July 31, 1917 (12th Parliament, 7th Session)


Frederick Laurence Schaffner

Conservative (1867-1942)


Like the hon. member for Edmonton (Mr. Oliver) I should like to ascertain how many unfit men were permitted to enlist. The statement of the minister ,is absolutely true, that neither he nor any other man can give the number of men who were unfit when they enlisted; that is absolutely out of the question. In southern Manitoba when the battalions were being enlisted in small towns

and by this means eight or ten battalions were raised that would not otherwise have been raised-the men were examined by the local doctors. It. is true that these doctors were inexperienced in that kind of work, but I believe they did the work honestly, and I can use no better word. The men from Manitoba were gathered at Camp Hughes and there they began their training. The camp had not been running for two- months before a board of three members of the Army Mediical 'Service visited it. The men were stripped, and I believe honestly examined to the very best of the ability of this board, who were as efficient as any three man who- could be found. Some men were discharged. These doctors who discarded these men could not say whether they were unfit when they enlisted. As a medical .man, I am prepared to make the declaration, and I challenge contradiction, that it would be impossible for the hoard to affirm that many of those men were unfit when they enlisted. The battalions went on drilling, and in the fall, before being transported overseas, they were again inspected by a mediical board and still more men were discarded. They went overseas, and before being transported to France were again examined and .more men discarded. It would 'be impossible for the Minister of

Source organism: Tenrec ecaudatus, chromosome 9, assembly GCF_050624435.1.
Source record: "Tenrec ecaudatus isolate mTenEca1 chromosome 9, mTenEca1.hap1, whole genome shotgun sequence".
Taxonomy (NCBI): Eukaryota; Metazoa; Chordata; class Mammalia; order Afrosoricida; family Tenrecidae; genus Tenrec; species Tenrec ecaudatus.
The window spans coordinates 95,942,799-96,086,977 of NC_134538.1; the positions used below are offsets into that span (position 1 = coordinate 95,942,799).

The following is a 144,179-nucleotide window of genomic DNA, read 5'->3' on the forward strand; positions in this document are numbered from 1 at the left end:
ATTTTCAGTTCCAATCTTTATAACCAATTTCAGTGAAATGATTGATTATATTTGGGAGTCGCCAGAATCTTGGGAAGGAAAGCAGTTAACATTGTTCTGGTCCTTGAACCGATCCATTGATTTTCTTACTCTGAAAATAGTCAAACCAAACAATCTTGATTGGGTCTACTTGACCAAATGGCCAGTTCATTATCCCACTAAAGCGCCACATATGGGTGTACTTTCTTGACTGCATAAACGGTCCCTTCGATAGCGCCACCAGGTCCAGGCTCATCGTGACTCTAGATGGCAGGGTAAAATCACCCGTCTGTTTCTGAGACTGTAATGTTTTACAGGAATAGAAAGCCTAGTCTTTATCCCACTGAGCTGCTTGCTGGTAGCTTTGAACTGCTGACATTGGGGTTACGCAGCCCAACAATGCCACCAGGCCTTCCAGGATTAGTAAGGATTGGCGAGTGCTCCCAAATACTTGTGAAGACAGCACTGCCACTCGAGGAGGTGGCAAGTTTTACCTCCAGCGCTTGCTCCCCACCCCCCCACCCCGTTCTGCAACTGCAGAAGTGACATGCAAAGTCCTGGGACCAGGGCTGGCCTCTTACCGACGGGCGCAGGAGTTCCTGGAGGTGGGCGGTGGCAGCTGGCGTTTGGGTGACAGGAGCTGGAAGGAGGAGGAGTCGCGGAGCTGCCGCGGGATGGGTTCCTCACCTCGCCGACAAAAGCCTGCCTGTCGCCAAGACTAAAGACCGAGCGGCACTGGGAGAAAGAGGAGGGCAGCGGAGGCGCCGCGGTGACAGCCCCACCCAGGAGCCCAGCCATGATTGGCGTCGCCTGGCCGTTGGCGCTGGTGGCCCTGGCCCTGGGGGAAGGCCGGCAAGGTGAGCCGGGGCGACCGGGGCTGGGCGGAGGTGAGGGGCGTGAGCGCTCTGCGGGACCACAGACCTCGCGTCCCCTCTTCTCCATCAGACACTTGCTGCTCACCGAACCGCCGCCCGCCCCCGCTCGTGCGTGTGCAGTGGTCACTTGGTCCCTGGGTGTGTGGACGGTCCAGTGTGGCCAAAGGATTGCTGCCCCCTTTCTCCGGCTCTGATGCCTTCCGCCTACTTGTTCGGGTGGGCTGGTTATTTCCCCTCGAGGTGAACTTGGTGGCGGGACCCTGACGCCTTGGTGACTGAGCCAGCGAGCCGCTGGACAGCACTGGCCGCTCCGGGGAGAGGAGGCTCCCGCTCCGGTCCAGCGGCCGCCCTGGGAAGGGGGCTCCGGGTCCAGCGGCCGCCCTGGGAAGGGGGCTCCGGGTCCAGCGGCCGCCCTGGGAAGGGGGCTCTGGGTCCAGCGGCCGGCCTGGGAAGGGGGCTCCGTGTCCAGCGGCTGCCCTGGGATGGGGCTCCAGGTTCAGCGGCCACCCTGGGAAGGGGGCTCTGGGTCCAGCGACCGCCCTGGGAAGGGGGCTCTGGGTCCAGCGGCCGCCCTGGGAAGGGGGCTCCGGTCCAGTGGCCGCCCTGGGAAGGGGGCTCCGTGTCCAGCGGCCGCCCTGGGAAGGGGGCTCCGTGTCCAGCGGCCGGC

Militia ox any other man to say how many of them were unfit when they enlisted.

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